"I hope we don't now make the flag into a marker of what side you're on," said Lawrence Grossberg, communications professor at the University of North Carolina-Chapel Hill. "Even within the 90 percent of Americans who say they support military action are tremendous variations between the people who want carpet bombings versus those who want a restrained, surgical response. We need to have vigorous debate without anybody cornering the patriotism market."

The question has particular resonance for students of 20th century American history. When patriotism burns white hot, it can purify purpose, inspire heroic acts and hold together an extraordinarily diverse citizenry.

But it can also scorch dissenters without mercy.

World War I saw the arrest of an 11-year-old black child in Chicago who refused to pledge allegiance to the "flag of Jim Crow," the jailing of at least 1,500 people for "seditionist" remarks and mob beatings of neighbors who refused to publicly kiss the flag.

World War II triggered the internment of 120,000 Japanese Americans, mostly from the West Coast. The Korean War coincided with the anti-Communist witch hunts of Sen. Joseph McCarthy. And during the Vietnam War, the FBI infiltrated, and in some cases sabotaged, anti-war groups.

Since Sept. 11, there have been outbreaks of "patriotism" run amok. Most harrowing was the murder of a Sikh gas station owner in Arizona by a gunman who allegedly explained his intent was to "get" Arabs and said, "I'm for America all the way."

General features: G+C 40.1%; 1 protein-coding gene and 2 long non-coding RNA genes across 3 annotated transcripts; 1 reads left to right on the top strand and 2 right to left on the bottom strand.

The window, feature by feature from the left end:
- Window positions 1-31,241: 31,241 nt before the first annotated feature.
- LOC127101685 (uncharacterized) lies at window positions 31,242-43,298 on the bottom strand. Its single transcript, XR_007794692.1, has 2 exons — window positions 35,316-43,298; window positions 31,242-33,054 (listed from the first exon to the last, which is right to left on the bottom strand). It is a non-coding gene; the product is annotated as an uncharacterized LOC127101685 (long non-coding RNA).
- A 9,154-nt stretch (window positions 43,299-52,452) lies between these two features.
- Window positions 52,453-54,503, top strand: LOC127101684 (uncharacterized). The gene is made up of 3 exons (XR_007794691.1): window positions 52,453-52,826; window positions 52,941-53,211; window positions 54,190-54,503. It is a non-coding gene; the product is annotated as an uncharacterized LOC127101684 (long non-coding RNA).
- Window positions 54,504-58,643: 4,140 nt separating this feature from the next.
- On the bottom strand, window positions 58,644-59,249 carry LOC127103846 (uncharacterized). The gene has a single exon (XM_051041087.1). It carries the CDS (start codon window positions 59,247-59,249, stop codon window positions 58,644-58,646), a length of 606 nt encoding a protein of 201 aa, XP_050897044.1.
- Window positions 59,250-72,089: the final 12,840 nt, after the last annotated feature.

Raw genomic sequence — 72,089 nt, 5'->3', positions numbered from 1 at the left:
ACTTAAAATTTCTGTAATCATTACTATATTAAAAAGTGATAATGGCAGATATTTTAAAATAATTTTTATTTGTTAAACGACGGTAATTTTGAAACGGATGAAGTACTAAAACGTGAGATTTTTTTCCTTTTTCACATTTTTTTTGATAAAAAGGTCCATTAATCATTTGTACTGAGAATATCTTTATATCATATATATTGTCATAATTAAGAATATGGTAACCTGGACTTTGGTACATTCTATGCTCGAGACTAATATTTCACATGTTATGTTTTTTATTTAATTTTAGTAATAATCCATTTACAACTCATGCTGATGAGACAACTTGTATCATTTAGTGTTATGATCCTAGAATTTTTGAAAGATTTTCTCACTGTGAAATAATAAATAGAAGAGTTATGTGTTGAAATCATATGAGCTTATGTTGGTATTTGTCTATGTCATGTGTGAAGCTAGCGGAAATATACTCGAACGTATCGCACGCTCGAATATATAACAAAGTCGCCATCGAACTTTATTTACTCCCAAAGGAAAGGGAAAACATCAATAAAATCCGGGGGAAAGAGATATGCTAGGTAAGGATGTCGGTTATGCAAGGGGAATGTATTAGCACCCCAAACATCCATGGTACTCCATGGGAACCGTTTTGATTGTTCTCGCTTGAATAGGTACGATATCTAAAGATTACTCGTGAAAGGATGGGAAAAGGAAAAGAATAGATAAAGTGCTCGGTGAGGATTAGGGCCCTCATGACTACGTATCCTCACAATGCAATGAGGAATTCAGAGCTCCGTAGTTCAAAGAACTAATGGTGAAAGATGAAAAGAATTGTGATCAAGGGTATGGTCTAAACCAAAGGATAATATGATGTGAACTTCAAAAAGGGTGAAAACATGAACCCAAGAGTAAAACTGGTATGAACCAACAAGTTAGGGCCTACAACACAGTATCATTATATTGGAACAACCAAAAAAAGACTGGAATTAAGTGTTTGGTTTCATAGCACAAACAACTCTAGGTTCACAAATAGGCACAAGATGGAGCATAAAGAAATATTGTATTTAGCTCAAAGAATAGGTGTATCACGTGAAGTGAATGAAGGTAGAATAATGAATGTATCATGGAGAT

Death threats greeted Rep. Barbara Lee, D-Oakland, after she cast the sole vote in Congress against broadening the presidential power to make war. Threats also hit dissenting academics such as George Wright, a California State University at Chico professor who complained that military action in Central Asia implied the killing of innocent people and colonization of the Arab world to get oil.

In Pennsylvania, Mennonite storekeepers, who don't stock flags because of their pacifism, have been harassed and boycotted. Legislators in Missouri are considering cutting funds for a university-owned TV station whose management asked journalists to demonstrate their objectivity by not wearing flag pins.

There is, of course, a difference between criticism of dissenters and harassment in an attempt to silence dissent. No one should deny the constitutional right to criticize Maher, Lee or Wright any more than others should be denied their chance to lambaste Jerry Falwell's odd suggestion that by its godlessness, the United States invited terrorist attack.

In a pluralistic democracy, the trick is to disagree -- even vociferously -- without resorting to threats or impugning the loyalty of others.

Patriotism risks becoming unpatriotic if it waves the logo of America Inc. while undermining the principles embodied by the flag, including free speech. Such false patriotism has been rightly defined as the last refuge of the scoundrel, the egg from which wars are hatched, the cult of groupthink.

"Patriotism should not require the suspension of critical judgment," says historian Jeffrey Pasley of the University of Missouri-Columbia. "True patriotism in the past has always been about sacrifice. Today we're being told to go shopping.

"At its best, patriotism calls people to move beyond their normal existence.

I think we're still grappling with what it means to be patriotic right now."

E-mail Vicki Haddock at